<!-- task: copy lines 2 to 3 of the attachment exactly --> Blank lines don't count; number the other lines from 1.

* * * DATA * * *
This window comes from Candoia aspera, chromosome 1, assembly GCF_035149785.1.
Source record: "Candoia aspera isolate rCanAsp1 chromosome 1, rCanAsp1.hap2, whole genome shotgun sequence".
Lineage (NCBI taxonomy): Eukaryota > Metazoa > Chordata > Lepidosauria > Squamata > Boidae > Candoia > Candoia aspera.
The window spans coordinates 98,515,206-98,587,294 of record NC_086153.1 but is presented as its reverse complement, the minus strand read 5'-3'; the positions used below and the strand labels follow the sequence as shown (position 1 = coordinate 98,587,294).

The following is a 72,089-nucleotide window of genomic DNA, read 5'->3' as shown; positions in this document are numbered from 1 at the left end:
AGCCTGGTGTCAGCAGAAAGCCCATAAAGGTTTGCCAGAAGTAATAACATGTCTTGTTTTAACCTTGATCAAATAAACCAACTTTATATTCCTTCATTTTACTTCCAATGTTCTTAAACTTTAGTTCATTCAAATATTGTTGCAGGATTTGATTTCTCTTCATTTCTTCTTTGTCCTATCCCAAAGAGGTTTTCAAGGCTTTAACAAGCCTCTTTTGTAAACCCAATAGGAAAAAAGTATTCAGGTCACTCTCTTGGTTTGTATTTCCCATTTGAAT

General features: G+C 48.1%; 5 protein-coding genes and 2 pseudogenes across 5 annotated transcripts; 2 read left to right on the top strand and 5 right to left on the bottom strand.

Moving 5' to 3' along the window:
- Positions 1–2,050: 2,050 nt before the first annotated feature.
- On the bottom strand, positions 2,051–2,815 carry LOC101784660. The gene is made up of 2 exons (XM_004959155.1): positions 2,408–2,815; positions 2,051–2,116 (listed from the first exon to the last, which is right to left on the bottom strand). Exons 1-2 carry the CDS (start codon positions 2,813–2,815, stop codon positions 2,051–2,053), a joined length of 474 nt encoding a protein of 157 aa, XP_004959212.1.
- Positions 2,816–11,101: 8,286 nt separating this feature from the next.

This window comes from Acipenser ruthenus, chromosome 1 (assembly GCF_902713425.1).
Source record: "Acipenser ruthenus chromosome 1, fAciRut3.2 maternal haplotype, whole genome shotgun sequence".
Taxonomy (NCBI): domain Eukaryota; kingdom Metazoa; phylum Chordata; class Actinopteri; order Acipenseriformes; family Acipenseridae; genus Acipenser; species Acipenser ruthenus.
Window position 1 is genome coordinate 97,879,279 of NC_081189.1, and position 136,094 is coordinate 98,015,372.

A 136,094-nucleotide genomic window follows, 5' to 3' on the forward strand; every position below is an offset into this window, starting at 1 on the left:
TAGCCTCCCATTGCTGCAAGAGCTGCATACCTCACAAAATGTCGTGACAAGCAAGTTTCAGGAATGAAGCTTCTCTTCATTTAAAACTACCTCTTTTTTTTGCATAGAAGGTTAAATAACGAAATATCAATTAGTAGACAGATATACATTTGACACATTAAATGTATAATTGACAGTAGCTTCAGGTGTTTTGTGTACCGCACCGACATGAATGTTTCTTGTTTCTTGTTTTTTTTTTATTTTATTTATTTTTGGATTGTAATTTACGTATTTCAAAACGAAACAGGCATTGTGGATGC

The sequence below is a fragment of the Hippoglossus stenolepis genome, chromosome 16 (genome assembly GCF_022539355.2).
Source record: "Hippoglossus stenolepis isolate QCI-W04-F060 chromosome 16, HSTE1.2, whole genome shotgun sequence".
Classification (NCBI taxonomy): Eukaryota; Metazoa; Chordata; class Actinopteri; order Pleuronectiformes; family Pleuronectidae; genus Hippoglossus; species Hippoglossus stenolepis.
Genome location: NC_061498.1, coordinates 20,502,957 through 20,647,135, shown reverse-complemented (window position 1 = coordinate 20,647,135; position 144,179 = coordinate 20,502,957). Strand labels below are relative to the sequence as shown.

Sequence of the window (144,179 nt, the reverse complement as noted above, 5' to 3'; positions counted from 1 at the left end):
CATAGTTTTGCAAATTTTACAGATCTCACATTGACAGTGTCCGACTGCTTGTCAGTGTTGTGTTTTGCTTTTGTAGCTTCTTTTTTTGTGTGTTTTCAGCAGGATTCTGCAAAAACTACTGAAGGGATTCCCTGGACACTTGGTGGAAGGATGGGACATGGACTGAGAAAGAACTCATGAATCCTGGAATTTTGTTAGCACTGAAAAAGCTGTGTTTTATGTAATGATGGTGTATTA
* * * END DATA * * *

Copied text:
Source record: "Candoia aspera isolate rCanAsp1 chromosome 1, rCanAsp1.hap2, whole genome shotgun sequence".
Lineage (NCBI taxonomy): Eukaryota > Metazoa > Chordata > Lepidosauria > Squamata > Boidae > Candoia > Candoia aspera.